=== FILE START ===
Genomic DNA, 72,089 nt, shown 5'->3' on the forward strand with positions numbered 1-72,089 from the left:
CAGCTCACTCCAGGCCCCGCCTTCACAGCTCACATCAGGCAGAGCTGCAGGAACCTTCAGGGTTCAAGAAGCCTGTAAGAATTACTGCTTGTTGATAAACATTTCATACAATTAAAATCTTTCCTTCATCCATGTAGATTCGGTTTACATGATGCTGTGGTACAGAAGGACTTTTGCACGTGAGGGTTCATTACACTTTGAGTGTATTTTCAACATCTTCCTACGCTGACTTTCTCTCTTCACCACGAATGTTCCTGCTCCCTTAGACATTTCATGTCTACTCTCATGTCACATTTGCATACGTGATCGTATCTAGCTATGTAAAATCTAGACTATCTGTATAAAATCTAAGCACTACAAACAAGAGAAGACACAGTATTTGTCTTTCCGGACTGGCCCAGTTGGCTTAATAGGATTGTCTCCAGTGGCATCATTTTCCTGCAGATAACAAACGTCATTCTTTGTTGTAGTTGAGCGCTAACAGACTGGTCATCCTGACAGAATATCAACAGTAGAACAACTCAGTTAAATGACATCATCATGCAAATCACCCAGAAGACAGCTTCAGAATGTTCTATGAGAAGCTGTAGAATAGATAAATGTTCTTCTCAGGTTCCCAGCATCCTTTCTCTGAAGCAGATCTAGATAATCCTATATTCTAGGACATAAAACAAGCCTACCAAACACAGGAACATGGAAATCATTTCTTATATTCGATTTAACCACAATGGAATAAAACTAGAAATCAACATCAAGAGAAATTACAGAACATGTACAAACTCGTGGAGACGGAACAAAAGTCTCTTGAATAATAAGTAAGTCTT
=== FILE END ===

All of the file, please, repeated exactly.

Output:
Genomic DNA, 72,089 nt, shown 5'->3' on the forward strand with positions numbered 1-72,089 from the left:
CAGCTCACTCCAGGCCCCGCCTTCACAGCTCACATCAGGCAGAGCTGCAGGAACCTTCAGGGTTCAAGAAGCCTGTAAGAATTACTGCTTGTTGATAAACATTTCATACAATTAAAATCTTTCCTTCATCCATGTAGATTCGGTTTACATGATGCTGTGGTACAGAAGGACTTTTGCACGTGAGGGTTCATTACACTTTGAGTGTATTTTCAACATCTTCCTACGCTGACTTTCTCTCTTCACCACGAATGTTCCTGCTCCCTTAGACATTTCATGTCTACTCTCATGTCACATTTGCATACGTGATCGTATCTAGCTATGTAAAATCTAGACTATCTGTATAAAATCTAAGCACTACAAACAAGAGAAGACACAGTATTTGTCTTTCCGGACTGGCCCAGTTGGCTTAATAGGATTGTCTCCAGTGGCATCATTTTCCTGCAGATAACAAACGTCATTCTTTGTTGTAGTTGAGCGCTAACAGACTGGTCATCCTGACAGAATATCAACAGTAGAACAACTCAGTTAAATGACATCATCATGCAAATCACCCAGAAGACAGCTTCAGAATGTTCTATGAGAAGCTGTAGAATAGATAAATGTTCTTCTCAGGTTCCCAGCATCCTTTCTCTGAAGCAGATCTAGATAATCCTATATTCTAGGACATAAAACAAGCCTACCAAACACAGGAACATGGAAATCATTTCTTATATTCGATTTAACCACAATGGAATAAAACTAGAAATCAACATCAAGAGAAATTACAGAACATGTACAAACTCGTGGAGACGGAACAAAAGTCTCTTGAATAATAAGTAAGTCTT